We received this sitar in perfect structural condition, but it had a number of serious cosmetic issues. This was considered a standard instrument when it was made, somewhere between munda and full decoration. After proper setup and adjustment, including replacement of the stag horn jawari with Registry Resin, its sound is sublime.
The tabli was scuffed and gouged. A couple of patta were missing from the upper tumba. Two frets and one chikari post were missing. All of the binding was present, but much of it was buckled and loose. The finish on the main gourd and upper tumba was flaking or missing. A cosmetic mess.
We fabricated new upper tumba patta out of resin, made replacement frets from matching alloy rod stock, and fashioned a new chikari post from camel bone.
It is difficult to peg the era of this sitar with certainty, other than to say that it is mid-to-late twentieth century. Naskar & Co. was founded by Kishori Mohan Naskar in 1941, and sitars with the Naskar badge are made today. The design and materials of this instrument are consistent with a time frame stretching from the 1960s to the 1980s, but several of its features point toward the earlier part of this period, including the munda tabli carving in combination with a kharaj pancham configuration and upper tumba, and eleven tarabs rather than twelve or thirteen.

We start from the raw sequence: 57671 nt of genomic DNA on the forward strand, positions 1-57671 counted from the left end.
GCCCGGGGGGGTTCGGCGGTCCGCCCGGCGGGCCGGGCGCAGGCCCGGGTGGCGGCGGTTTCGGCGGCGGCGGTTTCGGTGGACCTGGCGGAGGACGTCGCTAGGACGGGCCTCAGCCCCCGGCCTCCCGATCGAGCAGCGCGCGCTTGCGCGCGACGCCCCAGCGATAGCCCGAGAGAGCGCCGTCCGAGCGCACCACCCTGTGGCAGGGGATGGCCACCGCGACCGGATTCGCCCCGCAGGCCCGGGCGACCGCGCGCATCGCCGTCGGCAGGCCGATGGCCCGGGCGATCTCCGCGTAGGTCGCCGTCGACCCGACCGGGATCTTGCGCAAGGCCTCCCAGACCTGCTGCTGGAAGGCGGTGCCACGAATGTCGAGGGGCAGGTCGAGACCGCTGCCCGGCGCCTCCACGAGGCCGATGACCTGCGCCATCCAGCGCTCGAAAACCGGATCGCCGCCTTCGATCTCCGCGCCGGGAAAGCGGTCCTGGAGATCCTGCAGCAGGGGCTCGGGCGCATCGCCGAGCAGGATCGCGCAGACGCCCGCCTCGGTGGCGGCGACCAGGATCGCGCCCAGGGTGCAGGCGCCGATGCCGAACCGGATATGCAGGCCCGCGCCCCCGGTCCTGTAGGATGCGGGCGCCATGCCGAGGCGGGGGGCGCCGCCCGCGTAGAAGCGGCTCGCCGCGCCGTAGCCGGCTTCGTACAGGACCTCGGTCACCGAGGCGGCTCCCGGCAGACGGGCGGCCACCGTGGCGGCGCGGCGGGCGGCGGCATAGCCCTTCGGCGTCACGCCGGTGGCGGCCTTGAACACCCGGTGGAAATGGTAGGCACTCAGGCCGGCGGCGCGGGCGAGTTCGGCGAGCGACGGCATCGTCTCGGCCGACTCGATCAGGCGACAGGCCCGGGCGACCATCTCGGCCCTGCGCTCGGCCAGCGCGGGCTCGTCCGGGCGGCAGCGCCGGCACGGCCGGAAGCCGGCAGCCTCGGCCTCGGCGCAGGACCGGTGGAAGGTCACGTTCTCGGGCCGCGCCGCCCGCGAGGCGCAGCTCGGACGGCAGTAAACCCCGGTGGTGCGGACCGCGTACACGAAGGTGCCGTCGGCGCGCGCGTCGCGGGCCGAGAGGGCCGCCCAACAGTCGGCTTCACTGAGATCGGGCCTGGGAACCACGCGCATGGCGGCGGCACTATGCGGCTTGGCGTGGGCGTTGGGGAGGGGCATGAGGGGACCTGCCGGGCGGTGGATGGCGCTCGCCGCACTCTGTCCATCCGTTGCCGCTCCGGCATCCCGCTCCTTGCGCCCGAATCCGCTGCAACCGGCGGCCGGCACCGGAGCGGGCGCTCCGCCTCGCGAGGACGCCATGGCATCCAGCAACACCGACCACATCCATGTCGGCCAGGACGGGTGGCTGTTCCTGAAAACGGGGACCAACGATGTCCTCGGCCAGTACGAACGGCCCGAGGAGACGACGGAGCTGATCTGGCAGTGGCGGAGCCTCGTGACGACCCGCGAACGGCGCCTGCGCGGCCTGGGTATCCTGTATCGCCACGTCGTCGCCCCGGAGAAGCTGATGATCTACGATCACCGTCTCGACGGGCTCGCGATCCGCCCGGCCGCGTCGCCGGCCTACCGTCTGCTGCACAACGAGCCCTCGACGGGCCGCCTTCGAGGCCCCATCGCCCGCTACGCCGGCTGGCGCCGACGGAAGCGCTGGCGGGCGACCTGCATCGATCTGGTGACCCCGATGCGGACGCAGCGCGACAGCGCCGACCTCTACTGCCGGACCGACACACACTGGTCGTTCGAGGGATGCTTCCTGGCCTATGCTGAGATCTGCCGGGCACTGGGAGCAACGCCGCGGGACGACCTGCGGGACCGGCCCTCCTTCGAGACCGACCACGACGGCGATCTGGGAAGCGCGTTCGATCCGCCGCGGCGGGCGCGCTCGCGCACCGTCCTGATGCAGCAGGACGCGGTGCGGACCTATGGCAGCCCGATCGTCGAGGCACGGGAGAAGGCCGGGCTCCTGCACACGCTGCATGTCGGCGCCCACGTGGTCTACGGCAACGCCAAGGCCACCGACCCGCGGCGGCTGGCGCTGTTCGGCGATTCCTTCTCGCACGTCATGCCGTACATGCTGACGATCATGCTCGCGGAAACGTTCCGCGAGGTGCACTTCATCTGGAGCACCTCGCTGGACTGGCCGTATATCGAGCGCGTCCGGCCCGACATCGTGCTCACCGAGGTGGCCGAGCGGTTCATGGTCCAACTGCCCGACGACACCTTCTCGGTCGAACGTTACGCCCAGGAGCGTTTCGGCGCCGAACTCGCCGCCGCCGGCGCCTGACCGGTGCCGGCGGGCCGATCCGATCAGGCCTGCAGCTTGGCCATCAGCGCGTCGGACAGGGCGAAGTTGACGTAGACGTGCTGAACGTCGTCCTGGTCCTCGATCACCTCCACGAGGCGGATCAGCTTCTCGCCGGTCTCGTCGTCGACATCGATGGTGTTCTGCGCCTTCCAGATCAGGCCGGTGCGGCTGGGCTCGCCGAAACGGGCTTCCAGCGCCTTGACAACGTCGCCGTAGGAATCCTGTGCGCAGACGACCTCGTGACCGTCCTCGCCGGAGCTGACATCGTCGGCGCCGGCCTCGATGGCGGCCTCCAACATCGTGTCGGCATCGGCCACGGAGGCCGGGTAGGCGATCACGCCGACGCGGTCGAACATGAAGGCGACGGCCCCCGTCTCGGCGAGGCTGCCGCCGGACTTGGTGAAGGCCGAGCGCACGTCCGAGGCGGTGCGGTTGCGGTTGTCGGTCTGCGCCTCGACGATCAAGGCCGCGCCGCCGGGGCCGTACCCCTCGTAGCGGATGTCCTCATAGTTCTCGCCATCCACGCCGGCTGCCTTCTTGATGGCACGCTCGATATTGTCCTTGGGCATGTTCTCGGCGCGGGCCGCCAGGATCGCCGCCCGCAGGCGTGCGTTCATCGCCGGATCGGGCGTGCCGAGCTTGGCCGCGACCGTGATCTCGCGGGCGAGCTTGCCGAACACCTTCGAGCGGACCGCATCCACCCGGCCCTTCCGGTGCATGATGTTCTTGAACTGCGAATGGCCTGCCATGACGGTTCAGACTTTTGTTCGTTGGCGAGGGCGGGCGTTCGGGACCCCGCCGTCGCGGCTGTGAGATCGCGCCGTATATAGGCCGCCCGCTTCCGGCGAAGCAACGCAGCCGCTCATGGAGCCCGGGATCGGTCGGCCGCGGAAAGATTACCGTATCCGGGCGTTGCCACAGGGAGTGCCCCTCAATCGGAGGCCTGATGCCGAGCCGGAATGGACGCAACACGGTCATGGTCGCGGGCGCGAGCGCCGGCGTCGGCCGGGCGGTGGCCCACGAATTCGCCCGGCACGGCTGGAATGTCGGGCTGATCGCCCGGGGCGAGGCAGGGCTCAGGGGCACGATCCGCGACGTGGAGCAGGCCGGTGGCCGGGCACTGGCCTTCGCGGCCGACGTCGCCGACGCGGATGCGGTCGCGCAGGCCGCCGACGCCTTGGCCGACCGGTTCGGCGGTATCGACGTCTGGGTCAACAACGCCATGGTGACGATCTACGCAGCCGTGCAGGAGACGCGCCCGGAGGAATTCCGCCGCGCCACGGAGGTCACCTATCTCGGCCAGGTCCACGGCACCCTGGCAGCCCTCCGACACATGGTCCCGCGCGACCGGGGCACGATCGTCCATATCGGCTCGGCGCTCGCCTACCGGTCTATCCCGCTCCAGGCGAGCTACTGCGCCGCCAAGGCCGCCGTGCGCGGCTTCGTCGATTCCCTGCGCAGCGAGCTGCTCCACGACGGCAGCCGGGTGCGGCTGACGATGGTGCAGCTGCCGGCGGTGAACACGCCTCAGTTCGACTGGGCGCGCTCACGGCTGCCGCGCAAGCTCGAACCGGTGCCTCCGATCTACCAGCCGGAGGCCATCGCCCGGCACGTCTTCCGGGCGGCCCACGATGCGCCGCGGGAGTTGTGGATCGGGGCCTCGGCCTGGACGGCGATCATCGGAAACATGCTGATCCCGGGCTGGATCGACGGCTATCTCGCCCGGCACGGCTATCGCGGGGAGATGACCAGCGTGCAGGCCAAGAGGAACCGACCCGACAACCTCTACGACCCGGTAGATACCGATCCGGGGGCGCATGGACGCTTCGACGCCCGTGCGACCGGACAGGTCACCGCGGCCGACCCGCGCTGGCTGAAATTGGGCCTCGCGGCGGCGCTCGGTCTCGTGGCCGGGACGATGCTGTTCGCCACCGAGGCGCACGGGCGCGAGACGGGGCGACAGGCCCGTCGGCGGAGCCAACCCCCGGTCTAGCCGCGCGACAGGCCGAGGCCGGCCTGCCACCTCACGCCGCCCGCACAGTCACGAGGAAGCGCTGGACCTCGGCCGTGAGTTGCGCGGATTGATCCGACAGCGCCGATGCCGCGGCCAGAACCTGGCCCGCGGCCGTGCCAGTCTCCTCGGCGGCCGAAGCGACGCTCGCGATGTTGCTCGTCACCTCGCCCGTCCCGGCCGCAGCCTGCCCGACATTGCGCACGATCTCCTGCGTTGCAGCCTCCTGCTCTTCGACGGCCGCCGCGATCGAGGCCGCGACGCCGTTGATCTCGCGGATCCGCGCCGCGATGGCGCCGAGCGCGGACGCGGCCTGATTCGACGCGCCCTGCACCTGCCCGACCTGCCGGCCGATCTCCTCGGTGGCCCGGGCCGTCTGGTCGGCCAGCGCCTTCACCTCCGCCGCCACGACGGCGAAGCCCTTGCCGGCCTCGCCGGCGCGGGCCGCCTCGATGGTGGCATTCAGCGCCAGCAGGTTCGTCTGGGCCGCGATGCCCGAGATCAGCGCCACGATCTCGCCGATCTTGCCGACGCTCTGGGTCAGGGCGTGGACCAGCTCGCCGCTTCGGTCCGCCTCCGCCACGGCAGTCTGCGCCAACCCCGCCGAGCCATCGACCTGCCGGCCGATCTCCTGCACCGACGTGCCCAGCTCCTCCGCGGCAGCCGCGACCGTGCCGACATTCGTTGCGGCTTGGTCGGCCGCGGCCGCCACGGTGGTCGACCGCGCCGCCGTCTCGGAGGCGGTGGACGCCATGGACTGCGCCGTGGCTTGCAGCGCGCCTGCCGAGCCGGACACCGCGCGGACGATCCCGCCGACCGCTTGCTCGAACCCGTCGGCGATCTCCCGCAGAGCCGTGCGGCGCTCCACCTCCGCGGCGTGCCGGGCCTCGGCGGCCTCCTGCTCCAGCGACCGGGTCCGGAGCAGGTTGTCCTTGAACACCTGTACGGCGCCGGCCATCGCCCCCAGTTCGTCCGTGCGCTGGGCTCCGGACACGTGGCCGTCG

This reddish color polish on this instrument is the most difficult to reproduce. After repair of the damaged finish, the entire instrument was French polished. Well worth the effort.
Corgi-ji now has another a new friend named Naskar.
This instrument is part of The Registry's Permanent Collection and is not for sale.